Douglas County School board revokes elementary's charter

DCSD board revokes charter at direction of state board of education


The Douglas County School Board revoked the charter for HOPE Online Learning Academy's elementary school in March at the direction of the state board of education. HOPE's elementary school will close at the end of the school year, leaving more than 840 students in need of a new school for the 2020-21 school year.

HOPE is an online charter school with learning centers in multiple school districts, serving the K-12 grade levels. HOPE's middle and high school can still seek charter renewals from the district.

The state board held accountability hearings in January and February as HOPE reached nine years on the state's accountability clock. The school was on a priority improvement plan in 2018 and 2019. The state board voted 5-2 on Feb. 13 to order DCSD to revoke HOPE's charter.

HOPE's founder and CEO, Heather O'Mara, said she was disappointed in the state board's decision and thanked the Douglas County School District for working closely with the school.

HOPE is working with each of the elementary school's students to help them find a new school, she said, a complicated task when open enrollment deadlines have passed. O'Mara said academic performance contributed to the charter being revoked.

“Our students are behind, and we work hard to help them perform,” she said, adding HOPE's middle school is less than one point from a performance rating, which she believes shows students' growth as they progress at HOPE.

The elementary school's student achievement remained flat in recent years and overall fell below state expectations, according to a presentation from the Colorado Department of Education.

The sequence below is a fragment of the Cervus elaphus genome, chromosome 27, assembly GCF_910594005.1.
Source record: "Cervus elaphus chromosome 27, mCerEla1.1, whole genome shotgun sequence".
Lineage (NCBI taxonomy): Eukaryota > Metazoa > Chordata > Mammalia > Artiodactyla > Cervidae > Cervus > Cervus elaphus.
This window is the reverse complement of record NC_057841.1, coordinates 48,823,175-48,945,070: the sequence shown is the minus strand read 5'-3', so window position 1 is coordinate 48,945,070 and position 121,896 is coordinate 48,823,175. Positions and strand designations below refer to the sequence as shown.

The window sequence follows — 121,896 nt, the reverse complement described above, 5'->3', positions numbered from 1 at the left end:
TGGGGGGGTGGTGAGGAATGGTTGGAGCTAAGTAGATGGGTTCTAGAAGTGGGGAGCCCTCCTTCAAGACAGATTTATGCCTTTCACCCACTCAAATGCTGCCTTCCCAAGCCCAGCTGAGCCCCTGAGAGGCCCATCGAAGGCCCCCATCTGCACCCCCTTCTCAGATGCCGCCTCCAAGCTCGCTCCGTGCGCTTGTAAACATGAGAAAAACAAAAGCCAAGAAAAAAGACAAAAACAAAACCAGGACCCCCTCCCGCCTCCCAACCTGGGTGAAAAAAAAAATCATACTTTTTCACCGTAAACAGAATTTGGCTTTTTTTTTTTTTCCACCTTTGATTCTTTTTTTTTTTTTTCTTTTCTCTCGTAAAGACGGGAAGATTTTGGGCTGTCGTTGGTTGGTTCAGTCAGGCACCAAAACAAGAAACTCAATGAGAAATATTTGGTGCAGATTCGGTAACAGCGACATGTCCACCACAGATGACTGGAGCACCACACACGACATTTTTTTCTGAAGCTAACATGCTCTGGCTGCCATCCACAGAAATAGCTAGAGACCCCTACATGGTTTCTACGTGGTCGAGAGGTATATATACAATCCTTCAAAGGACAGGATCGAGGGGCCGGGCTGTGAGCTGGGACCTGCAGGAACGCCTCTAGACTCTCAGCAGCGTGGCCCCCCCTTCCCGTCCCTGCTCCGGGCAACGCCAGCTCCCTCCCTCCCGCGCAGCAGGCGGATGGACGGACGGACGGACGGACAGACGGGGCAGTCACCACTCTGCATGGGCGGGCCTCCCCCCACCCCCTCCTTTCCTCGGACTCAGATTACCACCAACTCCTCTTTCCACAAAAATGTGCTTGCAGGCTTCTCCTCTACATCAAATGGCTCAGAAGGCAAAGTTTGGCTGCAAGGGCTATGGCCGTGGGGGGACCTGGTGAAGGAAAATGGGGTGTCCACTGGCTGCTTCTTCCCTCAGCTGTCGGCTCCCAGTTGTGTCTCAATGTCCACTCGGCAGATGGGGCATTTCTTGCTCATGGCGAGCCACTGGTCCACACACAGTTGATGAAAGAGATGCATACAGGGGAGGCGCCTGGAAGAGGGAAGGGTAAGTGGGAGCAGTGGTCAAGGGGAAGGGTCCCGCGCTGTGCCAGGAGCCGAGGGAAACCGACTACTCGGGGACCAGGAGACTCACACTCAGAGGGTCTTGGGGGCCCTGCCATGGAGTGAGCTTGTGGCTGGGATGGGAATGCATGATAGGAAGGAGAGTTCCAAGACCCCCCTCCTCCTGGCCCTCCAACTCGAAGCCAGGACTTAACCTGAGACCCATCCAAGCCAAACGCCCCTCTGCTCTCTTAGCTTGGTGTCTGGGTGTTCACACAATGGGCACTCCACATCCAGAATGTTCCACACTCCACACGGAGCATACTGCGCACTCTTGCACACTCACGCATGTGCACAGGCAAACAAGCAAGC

HOPE had been authorized by the Douglas County School District since 2007 and operates roughly 20 learning centers throughout the state. DCSD's Director of Schools and Choice Programming Danny Winsor said 11 of the learning centers will be affected by the elementary school closure. A draft of the school's closure plan must be submitted by March 30, although it does not have to be finalized at that time.

DCSD renewed HOPE's charter three times since 2007 — in 2013, 2018 and 2019. The 2019 contract was a two-year renewal contingent on the school's progress in its improvement plans, called a pathways plan.

“This board was certainly committed to the two-year contract renewal that we did, and the pathways plan, and we just want to acknowledge the work, Heather, of your team,” school board President David Ray said.

Director Christina Ciancio-Schor said she was frustrated by the state board directing the local board of education to revoke HOPE's charter.

“They're not really asking us, they're telling us,” she said.

Jeremy Meyer, a spokesman for the Colorado Department of Education, said the state board was required under law to consider a report from the state review panel, an independent body contracted by the department, which also produced findings on HOPE's financial status and teacher qualifications.

As an elementary school, HOPE is assigned performance ratings based on growth in state assessments. Schools that don't meet expectations are assigned to a Priority Improvement or Turnaround plan.

Schools cannot remain on the plans for five consecutive years without significant action under state law, Meyer said. That is referred to as the “accountability clock.”

In the 2018-19 school year, HOPE served 921 elementary students, of whom 87% qualified for free/reduced lunches, 54% were English language learners and 4% were on an IEP, according to a presentation from the CDE.

The elementary school's enrollment had declined every year since the 2013-14 school year, when it served 1,751 students and overall student achievement fell below state expectations, according to the presentation.


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